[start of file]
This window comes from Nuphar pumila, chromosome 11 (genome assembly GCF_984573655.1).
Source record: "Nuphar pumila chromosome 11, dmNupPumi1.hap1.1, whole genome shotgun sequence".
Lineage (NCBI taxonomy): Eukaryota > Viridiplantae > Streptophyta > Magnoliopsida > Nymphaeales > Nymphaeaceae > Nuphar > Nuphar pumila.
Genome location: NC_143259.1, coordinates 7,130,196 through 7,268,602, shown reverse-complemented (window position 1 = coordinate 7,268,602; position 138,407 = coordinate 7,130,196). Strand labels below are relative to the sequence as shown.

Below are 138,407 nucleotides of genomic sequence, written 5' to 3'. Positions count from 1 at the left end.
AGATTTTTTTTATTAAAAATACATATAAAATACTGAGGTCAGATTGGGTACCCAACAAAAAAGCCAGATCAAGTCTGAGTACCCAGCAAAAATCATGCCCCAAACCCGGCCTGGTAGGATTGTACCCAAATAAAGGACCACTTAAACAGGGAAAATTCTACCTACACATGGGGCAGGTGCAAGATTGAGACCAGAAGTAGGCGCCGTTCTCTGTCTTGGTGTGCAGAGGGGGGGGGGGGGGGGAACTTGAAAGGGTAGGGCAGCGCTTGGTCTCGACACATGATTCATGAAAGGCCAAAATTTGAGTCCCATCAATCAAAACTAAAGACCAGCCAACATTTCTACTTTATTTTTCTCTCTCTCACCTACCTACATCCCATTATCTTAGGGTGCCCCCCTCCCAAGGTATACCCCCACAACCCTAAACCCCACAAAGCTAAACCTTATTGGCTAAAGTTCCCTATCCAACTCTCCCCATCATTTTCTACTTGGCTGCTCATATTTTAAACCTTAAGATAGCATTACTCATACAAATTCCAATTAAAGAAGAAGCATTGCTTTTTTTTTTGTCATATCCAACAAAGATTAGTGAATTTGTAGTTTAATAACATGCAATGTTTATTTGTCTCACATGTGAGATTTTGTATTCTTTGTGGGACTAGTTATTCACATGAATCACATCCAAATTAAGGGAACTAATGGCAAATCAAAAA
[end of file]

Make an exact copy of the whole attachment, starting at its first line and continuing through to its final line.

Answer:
This window comes from Nuphar pumila, chromosome 11 (genome assembly GCF_984573655.1).
Source record: "Nuphar pumila chromosome 11, dmNupPumi1.hap1.1, whole genome shotgun sequence".
Lineage (NCBI taxonomy): Eukaryota > Viridiplantae > Streptophyta > Magnoliopsida > Nymphaeales > Nymphaeaceae > Nuphar > Nuphar pumila.
Genome location: NC_143259.1, coordinates 7,130,196 through 7,268,602, shown reverse-complemented (window position 1 = coordinate 7,268,602; position 138,407 = coordinate 7,130,196). Strand labels below are relative to the sequence as shown.

Below are 138,407 nucleotides of genomic sequence, written 5' to 3'. Positions count from 1 at the left end.
AGATTTTTTTTATTAAAAATACATATAAAATACTGAGGTCAGATTGGGTACCCAACAAAAAAGCCAGATCAAGTCTGAGTACCCAGCAAAAATCATGCCCCAAACCCGGCCTGGTAGGATTGTACCCAAATAAAGGACCACTTAAACAGGGAAAATTCTACCTACACATGGGGCAGGTGCAAGATTGAGACCAGAAGTAGGCGCCGTTCTCTGTCTTGGTGTGCAGAGGGGGGGGGGGGGGGGAACTTGAAAGGGTAGGGCAGCGCTTGGTCTCGACACATGATTCATGAAAGGCCAAAATTTGAGTCCCATCAATCAAAACTAAAGACCAGCCAACATTTCTACTTTATTTTTCTCTCTCTCACCTACCTACATCCCATTATCTTAGGGTGCCCCCCTCCCAAGGTATACCCCCACAACCCTAAACCCCACAAAGCTAAACCTTATTGGCTAAAGTTCCCTATCCAACTCTCCCCATCATTTTCTACTTGGCTGCTCATATTTTAAACCTTAAGATAGCATTACTCATACAAATTCCAATTAAAGAAGAAGCATTGCTTTTTTTTTTGTCATATCCAACAAAGATTAGTGAATTTGTAGTTTAATAACATGCAATGTTTATTTGTCTCACATGTGAGATTTTGTATTCTTTGTGGGACTAGTTATTCACATGAATCACATCCAAATTAAGGGAACTAATGGCAAATCAAAAA